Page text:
If you check various Doberman Pinscher breed standards from across the world, you’ll notice that something is missing in some of them.
It’s a word.
The word is Pinscher!
Neither the FCI, Australian National Kennel Council, and most telling, the VDH (German Kennel Club) include the word, “pinscher” as part of the breed name (and many have retained the extra “n” in Dobermann to reflect how Louis Dobermann spelled his name).
After Herr Dobermann died in 1894, the Germans named his breed, “Dobermann-pinscher,” to honor the man. Around 1948 when the Doberman Club was formed in the UK, however, the Germans dropped “pinscher” from the breed name because it referred to the terrier type and was no longer considered appropriate.
The British did the same thing a few years later. Other clubs, however, kept the nomenclature. Since “pinscher” means “terrier” in German, why was the word included in the breed’s name in the first place?
Louis Dobermann didn’t keep records of the exact combination of breeds he used to create his famous breed, so dog historians have been left to make educated guesses based on certain clues.
One of the dogs Dobermann is said to have used was a smooth-coated, mouse-gray dog named Schnuppe described as a small, somewhat terrier-sized canine having no resemblance to a recognizable breed today. Was that the source of “pinscher/terrier” in the breed’s name?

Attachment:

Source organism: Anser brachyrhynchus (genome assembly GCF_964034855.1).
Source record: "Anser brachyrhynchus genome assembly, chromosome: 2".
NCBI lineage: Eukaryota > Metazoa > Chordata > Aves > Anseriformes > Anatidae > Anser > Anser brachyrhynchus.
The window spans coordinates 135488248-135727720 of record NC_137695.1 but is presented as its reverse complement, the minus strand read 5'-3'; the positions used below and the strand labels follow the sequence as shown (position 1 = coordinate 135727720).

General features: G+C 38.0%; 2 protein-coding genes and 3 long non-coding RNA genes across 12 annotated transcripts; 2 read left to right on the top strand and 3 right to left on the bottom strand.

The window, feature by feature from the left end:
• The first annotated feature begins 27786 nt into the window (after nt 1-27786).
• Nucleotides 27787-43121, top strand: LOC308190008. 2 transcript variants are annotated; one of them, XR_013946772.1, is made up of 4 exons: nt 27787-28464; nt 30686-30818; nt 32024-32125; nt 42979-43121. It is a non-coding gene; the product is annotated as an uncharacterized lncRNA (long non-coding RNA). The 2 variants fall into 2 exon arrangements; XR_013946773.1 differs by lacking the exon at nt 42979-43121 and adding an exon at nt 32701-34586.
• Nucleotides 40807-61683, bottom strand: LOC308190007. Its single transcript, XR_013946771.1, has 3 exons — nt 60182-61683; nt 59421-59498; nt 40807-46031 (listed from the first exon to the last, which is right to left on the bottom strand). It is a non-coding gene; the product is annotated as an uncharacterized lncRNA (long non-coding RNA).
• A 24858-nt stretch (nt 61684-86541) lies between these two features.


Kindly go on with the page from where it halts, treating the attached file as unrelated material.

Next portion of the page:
Otto Goeller, a later breeder who was acquainted with Dobermann, claimed that the German Pinscher was part of the breed’s ancestry, and when the German Dobermann Club researched the origins of their breed in 1933, they agreed that the main ancestor was the German Pinscher. Was that the reason for including “pinscher” in the breed’s name?
Fourteen years later, however, one Herr Gruenig disagreed and opined that the Dobermann more likely descended more from the Beauceron than the Pinscher because the latter was not only dissimilar in structure and behaviour, but in height. He felt that it wouldn’t have been possible to bring the average shoulder height of the dog from 15 inches to approximately 24 inches in only 30 years.
The Doberman Pinscher Club of America writes that documentation proves that crosses were made to two of English breeds around the turn of the century, and one of them was the Black and Tan Manchester Terrier. Another terrier (aka pinscher).
General consensus seems to be that “pinscher” was an early name for the breed because several terrier breeds contributed to its creation. The Doberman certainly inherited many positive characteristics from its terrier ancestors, but after years of “fine-tuning,” the Doberman no longer remotely resembled a terrier, and “pinscher” was dropped by many clubs for that reason.